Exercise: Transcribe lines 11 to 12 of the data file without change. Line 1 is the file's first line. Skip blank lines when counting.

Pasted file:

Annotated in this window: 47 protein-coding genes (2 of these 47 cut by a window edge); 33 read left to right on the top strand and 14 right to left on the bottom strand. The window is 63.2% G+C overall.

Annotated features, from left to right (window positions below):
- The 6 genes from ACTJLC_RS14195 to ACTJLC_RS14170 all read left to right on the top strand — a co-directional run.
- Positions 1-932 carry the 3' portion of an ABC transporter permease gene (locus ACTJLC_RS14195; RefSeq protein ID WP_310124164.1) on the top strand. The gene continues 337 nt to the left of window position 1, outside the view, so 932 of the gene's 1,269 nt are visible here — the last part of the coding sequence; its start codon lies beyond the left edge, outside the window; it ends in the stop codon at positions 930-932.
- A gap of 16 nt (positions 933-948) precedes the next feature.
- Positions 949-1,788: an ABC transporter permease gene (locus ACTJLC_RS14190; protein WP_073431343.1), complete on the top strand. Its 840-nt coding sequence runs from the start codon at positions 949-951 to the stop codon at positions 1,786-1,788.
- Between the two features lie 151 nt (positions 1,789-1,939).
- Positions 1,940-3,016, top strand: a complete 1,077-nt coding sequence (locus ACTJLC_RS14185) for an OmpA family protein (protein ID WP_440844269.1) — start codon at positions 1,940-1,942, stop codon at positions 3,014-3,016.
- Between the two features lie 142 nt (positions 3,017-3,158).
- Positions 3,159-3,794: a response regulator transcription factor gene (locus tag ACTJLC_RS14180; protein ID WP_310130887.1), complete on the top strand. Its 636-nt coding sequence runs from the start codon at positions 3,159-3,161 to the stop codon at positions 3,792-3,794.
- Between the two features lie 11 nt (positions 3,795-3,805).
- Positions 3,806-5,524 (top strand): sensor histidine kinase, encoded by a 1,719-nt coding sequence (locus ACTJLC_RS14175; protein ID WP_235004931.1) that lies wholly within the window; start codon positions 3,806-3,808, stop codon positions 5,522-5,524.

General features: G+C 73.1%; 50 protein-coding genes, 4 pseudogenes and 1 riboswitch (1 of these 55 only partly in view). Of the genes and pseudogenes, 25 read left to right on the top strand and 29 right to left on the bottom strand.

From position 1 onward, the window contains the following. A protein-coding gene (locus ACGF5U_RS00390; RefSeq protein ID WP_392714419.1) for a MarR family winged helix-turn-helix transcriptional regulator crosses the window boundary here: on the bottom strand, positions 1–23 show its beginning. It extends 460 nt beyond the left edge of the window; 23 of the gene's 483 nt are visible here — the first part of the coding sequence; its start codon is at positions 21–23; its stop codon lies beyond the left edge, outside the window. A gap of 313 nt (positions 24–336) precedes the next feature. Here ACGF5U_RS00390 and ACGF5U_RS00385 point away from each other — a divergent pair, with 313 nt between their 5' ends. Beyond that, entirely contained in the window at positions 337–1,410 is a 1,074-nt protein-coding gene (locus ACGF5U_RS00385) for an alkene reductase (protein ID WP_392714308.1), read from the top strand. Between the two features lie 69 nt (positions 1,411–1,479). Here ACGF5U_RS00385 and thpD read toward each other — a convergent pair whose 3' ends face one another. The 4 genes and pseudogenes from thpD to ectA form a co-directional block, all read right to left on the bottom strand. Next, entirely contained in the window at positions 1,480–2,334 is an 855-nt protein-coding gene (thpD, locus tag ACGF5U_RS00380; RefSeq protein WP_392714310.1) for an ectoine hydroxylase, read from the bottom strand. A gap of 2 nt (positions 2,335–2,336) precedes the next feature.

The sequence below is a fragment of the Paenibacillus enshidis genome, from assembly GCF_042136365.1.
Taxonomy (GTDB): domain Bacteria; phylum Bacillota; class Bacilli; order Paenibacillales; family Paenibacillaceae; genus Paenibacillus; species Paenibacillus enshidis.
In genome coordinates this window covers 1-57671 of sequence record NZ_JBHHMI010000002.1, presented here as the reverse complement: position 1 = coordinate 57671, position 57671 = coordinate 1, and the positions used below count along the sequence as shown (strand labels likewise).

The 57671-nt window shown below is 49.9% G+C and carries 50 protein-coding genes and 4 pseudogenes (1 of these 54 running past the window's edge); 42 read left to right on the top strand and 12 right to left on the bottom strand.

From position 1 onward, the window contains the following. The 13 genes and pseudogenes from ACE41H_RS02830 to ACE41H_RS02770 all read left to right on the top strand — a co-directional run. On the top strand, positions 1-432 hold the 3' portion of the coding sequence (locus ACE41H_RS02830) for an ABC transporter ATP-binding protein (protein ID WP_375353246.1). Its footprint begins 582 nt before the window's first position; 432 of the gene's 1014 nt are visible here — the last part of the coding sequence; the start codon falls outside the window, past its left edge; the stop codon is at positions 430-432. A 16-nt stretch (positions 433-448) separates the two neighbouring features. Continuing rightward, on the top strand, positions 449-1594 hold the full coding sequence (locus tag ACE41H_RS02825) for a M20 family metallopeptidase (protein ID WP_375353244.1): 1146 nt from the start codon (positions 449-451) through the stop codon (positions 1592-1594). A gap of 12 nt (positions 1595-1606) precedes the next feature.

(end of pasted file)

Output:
- Between the two features lie 11 nt (positions 3,795-3,805).
- Positions 3,806-5,524 (top strand): sensor histidine kinase, encoded by a 1,719-nt coding sequence (locus ACTJLC_RS14175; protein ID WP_235004931.1) that lies wholly within the window; start codon positions 3,806-3,808, stop codon positions 5,522-5,524.